The excellent Dan Hannan MEP raises the issue of BBC bias in the issue of directly elected police chiefs on his Telegraph blog today:
There was a snotty, sneering, superior piece about elected sheriffs on Radio 4’s PM programme this evening. Inevitably, it included an interview with Joe Arpaio of Maricopa County, Arizona. Sheriff Joe admires the Republicans, thinks there is too much illegal immigration, is beastly to scoundrels and enjoys vast support. This, in Beebworld, makes him a one-man argument against democratic policing. Indeed, until now, BBC audiences might have been forgiven for believing that Mr Arpaio was the only sheriff in the United States.
Today’s feature branched out very slightly, and interviewed one other sheriff candidate, a chap from rural Alabama who seemed to have been chosen because a) his accent would make British listeners think of Mississippi Burning and b) his name was Jimmy Ray Swindle.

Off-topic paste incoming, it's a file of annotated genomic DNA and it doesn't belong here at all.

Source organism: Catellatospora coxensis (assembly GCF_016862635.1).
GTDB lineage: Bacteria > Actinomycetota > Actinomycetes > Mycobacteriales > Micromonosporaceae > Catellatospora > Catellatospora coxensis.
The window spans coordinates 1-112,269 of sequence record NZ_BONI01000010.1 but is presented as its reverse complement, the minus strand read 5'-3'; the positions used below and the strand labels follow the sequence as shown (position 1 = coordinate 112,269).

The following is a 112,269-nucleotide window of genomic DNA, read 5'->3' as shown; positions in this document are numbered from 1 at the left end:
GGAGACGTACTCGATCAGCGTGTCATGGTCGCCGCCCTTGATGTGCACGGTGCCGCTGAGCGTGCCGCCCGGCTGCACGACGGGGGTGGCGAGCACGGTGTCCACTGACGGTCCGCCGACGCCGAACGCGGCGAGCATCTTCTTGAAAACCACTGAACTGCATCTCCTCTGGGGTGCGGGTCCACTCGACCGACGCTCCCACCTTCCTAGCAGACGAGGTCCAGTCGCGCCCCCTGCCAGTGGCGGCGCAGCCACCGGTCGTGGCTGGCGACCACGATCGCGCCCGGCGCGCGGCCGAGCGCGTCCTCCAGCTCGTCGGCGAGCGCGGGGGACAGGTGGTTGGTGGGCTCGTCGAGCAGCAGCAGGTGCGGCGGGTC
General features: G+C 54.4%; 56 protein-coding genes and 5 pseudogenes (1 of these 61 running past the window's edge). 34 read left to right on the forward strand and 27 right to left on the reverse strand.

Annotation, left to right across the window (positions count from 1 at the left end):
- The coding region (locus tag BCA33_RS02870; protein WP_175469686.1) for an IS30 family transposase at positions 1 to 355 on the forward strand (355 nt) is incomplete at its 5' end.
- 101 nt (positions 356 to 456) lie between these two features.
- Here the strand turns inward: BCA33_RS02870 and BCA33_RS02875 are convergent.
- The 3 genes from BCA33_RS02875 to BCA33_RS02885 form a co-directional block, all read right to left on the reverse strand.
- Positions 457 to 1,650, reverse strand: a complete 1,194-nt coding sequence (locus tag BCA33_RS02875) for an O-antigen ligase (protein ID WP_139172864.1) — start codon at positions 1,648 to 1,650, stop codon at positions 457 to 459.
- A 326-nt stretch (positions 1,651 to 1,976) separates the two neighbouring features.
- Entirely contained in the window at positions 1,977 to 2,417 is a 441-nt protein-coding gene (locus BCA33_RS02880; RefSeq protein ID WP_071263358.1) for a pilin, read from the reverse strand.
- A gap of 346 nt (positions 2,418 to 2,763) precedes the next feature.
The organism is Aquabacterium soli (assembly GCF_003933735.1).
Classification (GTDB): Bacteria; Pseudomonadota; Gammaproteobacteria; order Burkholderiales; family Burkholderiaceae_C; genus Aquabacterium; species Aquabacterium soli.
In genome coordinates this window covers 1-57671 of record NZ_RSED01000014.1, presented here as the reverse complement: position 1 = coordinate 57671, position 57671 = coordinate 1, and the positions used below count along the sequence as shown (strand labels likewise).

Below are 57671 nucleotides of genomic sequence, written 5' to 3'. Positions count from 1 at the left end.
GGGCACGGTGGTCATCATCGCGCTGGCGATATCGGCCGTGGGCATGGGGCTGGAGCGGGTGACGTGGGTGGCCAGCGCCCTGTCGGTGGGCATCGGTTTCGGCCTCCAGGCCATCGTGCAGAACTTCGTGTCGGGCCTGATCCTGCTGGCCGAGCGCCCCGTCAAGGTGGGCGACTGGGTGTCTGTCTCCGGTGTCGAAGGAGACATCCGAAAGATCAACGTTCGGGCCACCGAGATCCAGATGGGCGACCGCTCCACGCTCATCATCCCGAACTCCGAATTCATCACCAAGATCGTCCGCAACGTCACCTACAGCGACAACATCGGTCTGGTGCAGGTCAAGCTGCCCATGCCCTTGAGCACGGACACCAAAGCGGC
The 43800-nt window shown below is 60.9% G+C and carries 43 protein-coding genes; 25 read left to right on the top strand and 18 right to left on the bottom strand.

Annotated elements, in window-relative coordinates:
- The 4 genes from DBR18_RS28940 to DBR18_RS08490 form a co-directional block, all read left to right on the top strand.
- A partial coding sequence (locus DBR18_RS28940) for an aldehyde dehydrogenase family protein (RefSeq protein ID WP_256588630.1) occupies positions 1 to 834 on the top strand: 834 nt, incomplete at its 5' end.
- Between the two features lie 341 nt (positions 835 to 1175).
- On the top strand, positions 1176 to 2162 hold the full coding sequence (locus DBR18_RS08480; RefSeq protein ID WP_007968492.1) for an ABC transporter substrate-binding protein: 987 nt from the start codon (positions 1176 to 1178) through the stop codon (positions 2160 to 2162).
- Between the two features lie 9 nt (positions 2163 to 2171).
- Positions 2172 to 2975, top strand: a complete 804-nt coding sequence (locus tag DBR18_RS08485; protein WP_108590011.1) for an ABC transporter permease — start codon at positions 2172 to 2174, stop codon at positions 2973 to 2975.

You get the idea. Allow people to choose who directs their local police force and you are likely to get racists, half-wits or crooks – often with hilarious redneck names. Just in case we missed the message, the correspondent spelt it out with his closing words: “While popular elections may increase direct accountability, it [sic] doesn’t necessarily lead to better policing”.
The tone of the BBC article and their hostility to elected police chiefs is understandable. The BBC and ACPO will defend each other because circling the wagons is the only way to prevent accountability being forced on them.